Once the official capital of Siberia, this now tiny town in the Tyumen Oblast region is rich in history, and boasts an impressive Kremlin as well as a fascinating old city center. The picturesque location is right next to the confluence of the Tobol and Irtysh Rivers, and the vast expanse of water can be seen from above by taking a trip up the Kremlin overlooking the town. Founded in the 16th century as a major city on the Great Siberian Road, Tobolsk’s significance – and ultimately size – began to decrease when the influential road started to take a more southerly route and skip the town altogether.

Still, Tobolsk’s appeal for travelers remains strong today, with the fortress-like Kremlin being the must-see attraction for the modest amount of travelers that make it this way. The town also boasts a number of worthwhile museums, a cathedral and various historical monuments depicting the long and fascinating history of the region.


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Castle Prison Museum

Also known as Tyuremny Zamok, this museum offers a poignant insight into the hardships that prisoners faced during their time spent in this notorious prison. Captives were held here during Tsarist and Soviet times, with many exiles imprisoned here before being sent on to Moscow or other major Russian cities.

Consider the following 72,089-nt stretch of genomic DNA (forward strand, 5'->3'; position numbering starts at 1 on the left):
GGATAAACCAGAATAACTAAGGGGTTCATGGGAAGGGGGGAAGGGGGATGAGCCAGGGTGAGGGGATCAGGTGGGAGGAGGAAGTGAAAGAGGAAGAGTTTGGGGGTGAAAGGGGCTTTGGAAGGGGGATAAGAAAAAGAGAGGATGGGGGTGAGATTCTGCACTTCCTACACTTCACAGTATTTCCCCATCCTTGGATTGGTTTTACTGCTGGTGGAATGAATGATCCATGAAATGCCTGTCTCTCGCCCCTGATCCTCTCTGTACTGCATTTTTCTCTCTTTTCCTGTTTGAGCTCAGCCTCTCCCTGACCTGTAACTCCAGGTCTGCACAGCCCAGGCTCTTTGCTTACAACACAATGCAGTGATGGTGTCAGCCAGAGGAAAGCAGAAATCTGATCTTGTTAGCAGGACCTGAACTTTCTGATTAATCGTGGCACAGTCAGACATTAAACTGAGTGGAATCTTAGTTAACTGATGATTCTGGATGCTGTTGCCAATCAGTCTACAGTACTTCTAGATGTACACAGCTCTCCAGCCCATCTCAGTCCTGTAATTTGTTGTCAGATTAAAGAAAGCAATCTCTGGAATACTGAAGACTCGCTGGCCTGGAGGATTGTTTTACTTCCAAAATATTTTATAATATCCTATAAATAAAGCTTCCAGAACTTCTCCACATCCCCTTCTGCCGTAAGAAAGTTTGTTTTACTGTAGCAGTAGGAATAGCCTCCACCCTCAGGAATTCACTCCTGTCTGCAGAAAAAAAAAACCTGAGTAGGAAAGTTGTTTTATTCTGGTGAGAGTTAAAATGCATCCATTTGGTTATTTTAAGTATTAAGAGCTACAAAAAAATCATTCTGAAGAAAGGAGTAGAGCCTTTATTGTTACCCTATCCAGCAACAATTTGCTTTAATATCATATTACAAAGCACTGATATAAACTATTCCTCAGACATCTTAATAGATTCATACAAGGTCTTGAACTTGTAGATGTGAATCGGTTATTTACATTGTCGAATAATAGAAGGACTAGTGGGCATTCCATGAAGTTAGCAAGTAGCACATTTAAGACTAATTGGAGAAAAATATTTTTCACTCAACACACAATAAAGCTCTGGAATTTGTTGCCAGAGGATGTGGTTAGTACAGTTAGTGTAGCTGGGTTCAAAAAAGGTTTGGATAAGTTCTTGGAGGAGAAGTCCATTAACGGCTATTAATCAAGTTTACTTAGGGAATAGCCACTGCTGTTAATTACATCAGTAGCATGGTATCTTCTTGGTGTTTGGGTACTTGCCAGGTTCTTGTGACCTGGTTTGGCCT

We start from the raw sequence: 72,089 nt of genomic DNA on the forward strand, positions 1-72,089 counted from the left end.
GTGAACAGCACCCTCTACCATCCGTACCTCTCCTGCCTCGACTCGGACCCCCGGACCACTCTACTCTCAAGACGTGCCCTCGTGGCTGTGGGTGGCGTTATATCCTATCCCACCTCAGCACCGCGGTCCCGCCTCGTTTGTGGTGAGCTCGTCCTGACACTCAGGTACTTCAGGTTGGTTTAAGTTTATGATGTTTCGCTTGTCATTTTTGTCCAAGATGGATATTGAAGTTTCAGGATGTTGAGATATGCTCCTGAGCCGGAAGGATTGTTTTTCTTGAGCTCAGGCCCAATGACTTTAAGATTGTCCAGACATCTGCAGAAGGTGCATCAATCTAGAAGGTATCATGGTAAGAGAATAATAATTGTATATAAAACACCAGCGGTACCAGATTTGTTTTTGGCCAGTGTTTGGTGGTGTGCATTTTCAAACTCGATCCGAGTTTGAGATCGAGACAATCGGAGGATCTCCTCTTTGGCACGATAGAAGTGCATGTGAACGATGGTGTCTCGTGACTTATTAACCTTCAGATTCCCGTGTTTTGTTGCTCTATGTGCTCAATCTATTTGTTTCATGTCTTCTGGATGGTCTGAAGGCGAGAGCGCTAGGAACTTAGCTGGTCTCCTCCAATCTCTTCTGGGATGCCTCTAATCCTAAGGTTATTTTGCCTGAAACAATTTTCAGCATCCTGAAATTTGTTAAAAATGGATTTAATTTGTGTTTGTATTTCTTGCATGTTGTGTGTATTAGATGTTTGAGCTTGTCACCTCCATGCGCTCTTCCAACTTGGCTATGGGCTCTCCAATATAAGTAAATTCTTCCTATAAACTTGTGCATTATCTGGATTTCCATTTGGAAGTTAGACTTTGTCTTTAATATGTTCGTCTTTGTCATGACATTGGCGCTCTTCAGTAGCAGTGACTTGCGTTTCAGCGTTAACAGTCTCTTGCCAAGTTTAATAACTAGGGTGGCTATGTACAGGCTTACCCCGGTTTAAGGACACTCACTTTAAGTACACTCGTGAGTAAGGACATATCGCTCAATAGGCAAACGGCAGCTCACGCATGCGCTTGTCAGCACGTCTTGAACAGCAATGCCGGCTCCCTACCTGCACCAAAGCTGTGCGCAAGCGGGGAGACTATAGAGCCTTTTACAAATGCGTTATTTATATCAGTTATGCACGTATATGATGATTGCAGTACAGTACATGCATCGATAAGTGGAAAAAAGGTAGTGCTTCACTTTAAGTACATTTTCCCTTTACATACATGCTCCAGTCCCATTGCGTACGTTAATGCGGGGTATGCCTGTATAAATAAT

Deputy’s Palace Museum

Known to be the finest museum in town, Deputy’s Palace Museum is set in a wonderfully restored 18th century building next to the Kremlin. Inside, there’s an excellent array of exhibits depicting the modern and ancient history of Tobolsk, as well as the surrounding Siberian region.

Tobolsk Kremlin

Perched atop a hill overlooking the town, the iconic Tobolsk Kremlin remains the town’s star attraction, both in appearance and historical significance. Erected at the end of the 16th century, the main Cathedral building has been subject to continuous restoration work and its bright white walls and grey-gold turrets still shine today.

Yermak Monument

This modest structure sits in the town center, and was designed by the Russian architect Alexander Brullov in 1839. The monument commemorates Yermak Timofeyevich who led the Russian conquest of Siberia during the reign of Ivan the Terrible.

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